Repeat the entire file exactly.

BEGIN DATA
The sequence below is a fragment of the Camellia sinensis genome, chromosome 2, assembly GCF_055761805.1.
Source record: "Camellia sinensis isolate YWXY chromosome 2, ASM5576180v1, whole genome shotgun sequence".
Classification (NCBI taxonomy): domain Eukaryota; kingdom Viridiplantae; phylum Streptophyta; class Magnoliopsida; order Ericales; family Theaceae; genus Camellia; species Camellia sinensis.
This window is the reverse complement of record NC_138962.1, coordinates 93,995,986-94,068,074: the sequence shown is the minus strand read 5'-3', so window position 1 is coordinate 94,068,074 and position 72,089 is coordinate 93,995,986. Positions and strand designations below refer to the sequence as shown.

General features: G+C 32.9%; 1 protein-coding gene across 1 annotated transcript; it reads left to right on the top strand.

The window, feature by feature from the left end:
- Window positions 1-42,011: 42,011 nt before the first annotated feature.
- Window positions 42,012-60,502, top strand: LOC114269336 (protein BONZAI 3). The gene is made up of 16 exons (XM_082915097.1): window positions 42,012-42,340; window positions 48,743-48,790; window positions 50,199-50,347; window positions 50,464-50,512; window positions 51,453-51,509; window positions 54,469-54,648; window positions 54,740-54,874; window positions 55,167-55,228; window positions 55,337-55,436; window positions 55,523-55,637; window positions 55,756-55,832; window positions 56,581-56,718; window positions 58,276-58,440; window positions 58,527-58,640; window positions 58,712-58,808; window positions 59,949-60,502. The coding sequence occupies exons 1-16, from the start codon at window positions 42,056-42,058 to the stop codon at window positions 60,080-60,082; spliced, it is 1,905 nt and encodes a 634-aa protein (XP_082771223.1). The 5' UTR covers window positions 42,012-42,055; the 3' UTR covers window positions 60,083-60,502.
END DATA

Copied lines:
The sequence below is a fragment of the Camellia sinensis genome, chromosome 2, assembly GCF_055761805.1.
Source record: "Camellia sinensis isolate YWXY chromosome 2, ASM5576180v1, whole genome shotgun sequence".
Classification (NCBI taxonomy): domain Eukaryota; kingdom Viridiplantae; phylum Streptophyta; class Magnoliopsida; order Ericales; family Theaceae; genus Camellia; species Camellia sinensis.
This window is the reverse complement of record NC_138962.1, coordinates 93,995,986-94,068,074: the sequence shown is the minus strand read 5'-3', so window position 1 is coordinate 94,068,074 and position 72,089 is coordinate 93,995,986. Positions and strand designations below refer to the sequence as shown.

General features: G+C 32.9%; 1 protein-coding gene across 1 annotated transcript; it reads left to right on the top strand.

The window, feature by feature from the left end:
- Window positions 1-42,011: 42,011 nt before the first annotated feature.
- Window positions 42,012-60,502, top strand: LOC114269336 (protein BONZAI 3). The gene is made up of 16 exons (XM_082915097.1): window positions 42,012-42,340; window positions 48,743-48,790; window positions 50,199-50,347; window positions 50,464-50,512; window positions 51,453-51,509; window positions 54,469-54,648; window positions 54,740-54,874; window positions 55,167-55,228; window positions 55,337-55,436; window positions 55,523-55,637; window positions 55,756-55,832; window positions 56,581-56,718; window positions 58,276-58,440; window positions 58,527-58,640; window positions 58,712-58,808; window positions 59,949-60,502. The coding sequence occupies exons 1-16, from the start codon at window positions 42,056-42,058 to the stop codon at window positions 60,080-60,082; spliced, it is 1,905 nt and encodes a 634-aa protein (XP_082771223.1). The 5' UTR covers window positions 42,012-42,055; the 3' UTR covers window positions 60,083-60,502.